Robert Merton Solow
Robert Solow was awarded the Nobel Prize in 1987 “for his contributions to the theory of economic growth.” His first major paper on growth was “A Contribution to the Theory of Growth.” In it he presented a mathematical model of growth that was a version of the Harrod-Domar growth model (see roy f. harrod). The main difference between his model and the Harrod-Domar model lay in Solow’s assumption that wages could adjust to keep labor fully employed. Out the window went the Harrod-Domar conclusion that the economy was on a knife edge.
Solow soon followed that paper with another pioneering article, “Technical Change and the Aggregate Production Function.” Before it was published, economists had believed that capital and labor were the main causes of economic growth. But Solow showed that half of economic growth cannot be accounted for by increases in capital and labor. This unaccounted-for portion of economic growth—now called the “Solow residual”—he attributed to technological innovation. His article originated “sources-of-growth accounting,” which economists use to estimate the separate effects on economic growth of labor, capital, and technological change.
Solow also was the first to develop a growth model with different vintages of capital. The idea was that because capital is produced based on known technology, and because technology is improving, new capital is more valuable than old capital.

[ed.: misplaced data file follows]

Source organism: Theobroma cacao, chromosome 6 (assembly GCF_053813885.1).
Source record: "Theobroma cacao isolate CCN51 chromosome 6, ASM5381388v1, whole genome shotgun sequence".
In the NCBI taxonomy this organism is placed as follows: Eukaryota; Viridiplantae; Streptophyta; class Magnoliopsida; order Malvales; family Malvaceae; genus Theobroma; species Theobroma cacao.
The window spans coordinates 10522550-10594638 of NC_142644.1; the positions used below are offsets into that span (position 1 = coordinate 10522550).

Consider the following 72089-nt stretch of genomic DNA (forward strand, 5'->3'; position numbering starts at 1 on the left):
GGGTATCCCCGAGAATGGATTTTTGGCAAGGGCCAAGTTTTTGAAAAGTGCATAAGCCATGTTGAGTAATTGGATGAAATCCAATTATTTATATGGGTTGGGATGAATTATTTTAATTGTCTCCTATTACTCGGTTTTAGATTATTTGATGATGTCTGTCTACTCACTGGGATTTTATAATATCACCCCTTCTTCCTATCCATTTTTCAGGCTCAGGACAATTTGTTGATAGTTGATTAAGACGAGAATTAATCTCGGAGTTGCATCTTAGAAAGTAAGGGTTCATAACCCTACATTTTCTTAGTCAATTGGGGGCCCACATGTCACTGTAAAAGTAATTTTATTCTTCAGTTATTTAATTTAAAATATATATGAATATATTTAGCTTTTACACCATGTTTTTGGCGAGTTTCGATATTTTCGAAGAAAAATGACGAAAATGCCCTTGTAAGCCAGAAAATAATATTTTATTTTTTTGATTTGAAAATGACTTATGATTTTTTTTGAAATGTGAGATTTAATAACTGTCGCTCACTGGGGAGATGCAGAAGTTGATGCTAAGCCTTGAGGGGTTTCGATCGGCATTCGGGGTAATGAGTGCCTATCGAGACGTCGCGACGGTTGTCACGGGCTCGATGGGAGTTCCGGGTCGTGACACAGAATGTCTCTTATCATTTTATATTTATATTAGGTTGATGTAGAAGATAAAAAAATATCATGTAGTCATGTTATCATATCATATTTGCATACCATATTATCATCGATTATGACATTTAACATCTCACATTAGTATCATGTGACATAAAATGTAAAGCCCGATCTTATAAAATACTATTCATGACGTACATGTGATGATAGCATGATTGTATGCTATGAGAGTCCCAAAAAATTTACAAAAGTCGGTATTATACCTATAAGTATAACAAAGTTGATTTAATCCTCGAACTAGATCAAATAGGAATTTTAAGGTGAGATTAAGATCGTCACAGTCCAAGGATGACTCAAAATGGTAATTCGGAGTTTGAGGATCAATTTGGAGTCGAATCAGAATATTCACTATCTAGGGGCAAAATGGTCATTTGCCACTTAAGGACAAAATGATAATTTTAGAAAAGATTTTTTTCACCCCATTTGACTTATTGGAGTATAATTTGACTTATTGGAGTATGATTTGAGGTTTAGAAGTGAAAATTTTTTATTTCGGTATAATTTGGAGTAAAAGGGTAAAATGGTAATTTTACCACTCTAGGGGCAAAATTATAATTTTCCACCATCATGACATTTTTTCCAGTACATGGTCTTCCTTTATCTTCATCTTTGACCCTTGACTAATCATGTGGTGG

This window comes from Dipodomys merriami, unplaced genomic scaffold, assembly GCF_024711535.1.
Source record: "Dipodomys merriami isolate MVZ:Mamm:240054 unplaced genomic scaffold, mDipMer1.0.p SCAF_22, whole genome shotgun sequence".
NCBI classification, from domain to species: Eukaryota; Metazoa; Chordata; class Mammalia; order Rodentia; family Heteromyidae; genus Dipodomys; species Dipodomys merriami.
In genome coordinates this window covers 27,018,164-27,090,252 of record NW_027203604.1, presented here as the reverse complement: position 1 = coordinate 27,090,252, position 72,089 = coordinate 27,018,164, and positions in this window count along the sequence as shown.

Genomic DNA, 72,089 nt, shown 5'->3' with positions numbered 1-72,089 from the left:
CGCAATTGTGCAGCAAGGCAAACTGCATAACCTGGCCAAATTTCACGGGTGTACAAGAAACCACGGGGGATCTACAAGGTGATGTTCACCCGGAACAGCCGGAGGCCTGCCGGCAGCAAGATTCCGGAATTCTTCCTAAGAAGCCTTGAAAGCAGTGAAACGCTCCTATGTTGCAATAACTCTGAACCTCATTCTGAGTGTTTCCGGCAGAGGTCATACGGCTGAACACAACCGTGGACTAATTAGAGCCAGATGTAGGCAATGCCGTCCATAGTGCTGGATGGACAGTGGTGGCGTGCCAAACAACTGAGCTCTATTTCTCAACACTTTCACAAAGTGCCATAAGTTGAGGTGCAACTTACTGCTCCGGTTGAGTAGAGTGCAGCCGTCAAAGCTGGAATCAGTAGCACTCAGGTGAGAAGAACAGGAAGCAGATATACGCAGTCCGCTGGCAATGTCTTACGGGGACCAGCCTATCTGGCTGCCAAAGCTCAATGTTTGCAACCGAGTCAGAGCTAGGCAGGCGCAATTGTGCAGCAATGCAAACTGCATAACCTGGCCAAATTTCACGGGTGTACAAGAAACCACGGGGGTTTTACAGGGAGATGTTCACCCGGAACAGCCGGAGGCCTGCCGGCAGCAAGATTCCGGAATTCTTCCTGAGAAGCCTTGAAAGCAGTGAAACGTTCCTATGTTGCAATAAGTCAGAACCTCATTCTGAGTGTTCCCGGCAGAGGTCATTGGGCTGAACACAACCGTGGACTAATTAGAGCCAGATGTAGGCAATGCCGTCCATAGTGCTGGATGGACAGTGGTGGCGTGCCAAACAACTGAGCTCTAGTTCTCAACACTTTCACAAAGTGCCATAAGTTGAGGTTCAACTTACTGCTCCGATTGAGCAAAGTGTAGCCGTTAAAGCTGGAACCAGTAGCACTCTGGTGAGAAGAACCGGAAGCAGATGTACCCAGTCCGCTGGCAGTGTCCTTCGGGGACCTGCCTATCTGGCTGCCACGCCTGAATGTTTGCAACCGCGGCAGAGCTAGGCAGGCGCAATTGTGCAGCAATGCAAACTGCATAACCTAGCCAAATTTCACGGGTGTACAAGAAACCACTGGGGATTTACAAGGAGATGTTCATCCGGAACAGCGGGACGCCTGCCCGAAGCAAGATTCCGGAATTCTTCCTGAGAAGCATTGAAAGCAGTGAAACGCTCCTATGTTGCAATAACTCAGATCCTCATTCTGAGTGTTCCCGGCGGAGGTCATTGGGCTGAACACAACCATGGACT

A keynesian, Solow has been a witty critic of economists ranging from interventionists like Marxist economists and john kenneth galbraith to relatively noninterventionist economists such as milton friedman. Solow once wrote that Galbraith’s disdain for ordinary consumer goods “reminds one of the Duchess who, upon acquiring a full appreciation of sex, asked the Duke if it were not perhaps too good for the common people.” Of Milton Friedman, Solow wrote, “Everything reminds Milton of the money supply. Well, everything reminds me of sex, but I keep it out of the paper.”
Solow earned his Ph.D. from Harvard, where he studied under Wassily Leontief, and has been an economics professor at MIT since 1950. From 1961 to 1963 he was a senior economist with President John F. Kennedy’s Council of Economic Advisers. In 1961 he received the American Economic Association’s John Bates Clark Award, given to the best economist under age forty. In 1979 he was president of that association.